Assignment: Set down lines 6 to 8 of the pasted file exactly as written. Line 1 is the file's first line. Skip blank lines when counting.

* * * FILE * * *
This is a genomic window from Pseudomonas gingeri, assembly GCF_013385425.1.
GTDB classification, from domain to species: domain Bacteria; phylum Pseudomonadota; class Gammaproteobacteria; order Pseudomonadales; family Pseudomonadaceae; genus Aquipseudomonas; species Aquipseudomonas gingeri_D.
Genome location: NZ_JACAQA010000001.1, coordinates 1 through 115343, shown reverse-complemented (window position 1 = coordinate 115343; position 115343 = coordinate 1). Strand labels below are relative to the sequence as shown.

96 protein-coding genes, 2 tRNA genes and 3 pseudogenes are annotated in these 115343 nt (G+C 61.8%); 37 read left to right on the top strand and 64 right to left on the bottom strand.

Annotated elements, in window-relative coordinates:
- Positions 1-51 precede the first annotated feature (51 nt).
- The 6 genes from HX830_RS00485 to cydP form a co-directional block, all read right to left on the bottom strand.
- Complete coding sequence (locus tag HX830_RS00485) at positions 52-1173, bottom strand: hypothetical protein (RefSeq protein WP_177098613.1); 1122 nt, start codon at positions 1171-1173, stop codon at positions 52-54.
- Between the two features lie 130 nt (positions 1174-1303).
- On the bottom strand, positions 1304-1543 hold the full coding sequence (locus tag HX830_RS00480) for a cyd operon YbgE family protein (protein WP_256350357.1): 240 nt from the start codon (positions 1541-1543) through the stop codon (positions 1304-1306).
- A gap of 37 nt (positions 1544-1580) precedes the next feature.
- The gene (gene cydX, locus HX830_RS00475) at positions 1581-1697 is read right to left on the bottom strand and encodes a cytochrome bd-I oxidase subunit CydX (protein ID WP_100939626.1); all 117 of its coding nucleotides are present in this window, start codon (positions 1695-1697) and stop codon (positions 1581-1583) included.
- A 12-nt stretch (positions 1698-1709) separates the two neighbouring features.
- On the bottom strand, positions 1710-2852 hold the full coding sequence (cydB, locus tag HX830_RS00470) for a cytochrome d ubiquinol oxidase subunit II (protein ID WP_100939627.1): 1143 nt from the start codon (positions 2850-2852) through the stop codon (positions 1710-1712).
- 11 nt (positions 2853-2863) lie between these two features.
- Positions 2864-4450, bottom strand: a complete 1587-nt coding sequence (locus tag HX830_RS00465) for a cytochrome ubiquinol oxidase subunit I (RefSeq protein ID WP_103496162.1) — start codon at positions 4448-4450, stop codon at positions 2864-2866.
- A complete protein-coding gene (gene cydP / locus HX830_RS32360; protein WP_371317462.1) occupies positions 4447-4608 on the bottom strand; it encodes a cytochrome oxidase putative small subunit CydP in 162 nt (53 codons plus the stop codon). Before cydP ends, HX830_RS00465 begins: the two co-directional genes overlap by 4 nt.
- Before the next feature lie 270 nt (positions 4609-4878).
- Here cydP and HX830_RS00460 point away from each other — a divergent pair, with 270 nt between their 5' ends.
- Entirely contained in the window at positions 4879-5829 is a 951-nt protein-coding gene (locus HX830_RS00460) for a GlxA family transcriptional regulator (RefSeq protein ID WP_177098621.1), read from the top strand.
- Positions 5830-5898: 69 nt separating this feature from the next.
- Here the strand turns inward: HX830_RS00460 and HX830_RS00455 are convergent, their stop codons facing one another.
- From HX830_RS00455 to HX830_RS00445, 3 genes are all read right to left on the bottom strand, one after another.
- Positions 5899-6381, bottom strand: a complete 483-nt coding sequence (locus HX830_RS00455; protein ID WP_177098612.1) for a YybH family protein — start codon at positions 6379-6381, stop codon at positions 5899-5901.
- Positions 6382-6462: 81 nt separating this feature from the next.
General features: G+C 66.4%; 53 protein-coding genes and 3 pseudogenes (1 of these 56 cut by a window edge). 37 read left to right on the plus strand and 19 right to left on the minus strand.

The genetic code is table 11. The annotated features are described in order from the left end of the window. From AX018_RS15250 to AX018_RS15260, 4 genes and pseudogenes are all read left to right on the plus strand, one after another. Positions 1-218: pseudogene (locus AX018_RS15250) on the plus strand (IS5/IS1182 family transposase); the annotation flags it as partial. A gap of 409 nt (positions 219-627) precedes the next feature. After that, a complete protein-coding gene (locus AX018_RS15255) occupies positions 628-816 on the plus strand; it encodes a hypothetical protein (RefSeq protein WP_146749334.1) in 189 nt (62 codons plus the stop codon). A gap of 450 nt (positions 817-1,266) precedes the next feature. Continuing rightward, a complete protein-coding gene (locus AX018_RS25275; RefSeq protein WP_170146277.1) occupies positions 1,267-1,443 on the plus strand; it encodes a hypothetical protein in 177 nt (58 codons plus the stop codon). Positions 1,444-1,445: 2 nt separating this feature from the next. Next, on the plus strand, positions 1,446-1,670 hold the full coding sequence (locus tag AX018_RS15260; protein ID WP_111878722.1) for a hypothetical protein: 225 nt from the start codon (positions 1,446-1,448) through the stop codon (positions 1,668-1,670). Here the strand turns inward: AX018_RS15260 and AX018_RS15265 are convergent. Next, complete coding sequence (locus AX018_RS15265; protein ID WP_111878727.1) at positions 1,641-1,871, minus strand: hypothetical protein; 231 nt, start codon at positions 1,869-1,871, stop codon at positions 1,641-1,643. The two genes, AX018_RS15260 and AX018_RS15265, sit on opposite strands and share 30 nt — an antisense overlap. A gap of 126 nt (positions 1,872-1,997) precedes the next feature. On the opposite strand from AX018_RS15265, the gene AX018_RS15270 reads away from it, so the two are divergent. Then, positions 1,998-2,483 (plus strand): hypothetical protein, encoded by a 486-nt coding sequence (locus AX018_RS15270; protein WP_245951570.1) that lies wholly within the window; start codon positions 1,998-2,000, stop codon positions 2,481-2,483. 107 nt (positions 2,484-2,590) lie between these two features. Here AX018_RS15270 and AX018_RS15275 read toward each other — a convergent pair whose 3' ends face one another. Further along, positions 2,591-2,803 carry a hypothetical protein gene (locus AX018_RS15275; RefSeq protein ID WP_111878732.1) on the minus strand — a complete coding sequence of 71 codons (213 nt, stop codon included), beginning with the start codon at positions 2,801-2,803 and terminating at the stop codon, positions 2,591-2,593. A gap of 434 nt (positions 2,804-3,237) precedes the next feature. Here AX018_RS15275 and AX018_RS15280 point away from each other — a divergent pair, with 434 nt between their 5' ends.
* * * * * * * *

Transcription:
- Positions 1-51 precede the first annotated feature (51 nt).
- The 6 genes from HX830_RS00485 to cydP form a co-directional block, all read right to left on the bottom strand.
- Complete coding sequence (locus tag HX830_RS00485) at positions 52-1173, bottom strand: hypothetical protein (RefSeq protein WP_177098613.1); 1122 nt, start codon at positions 1171-1173, stop codon at positions 52-54.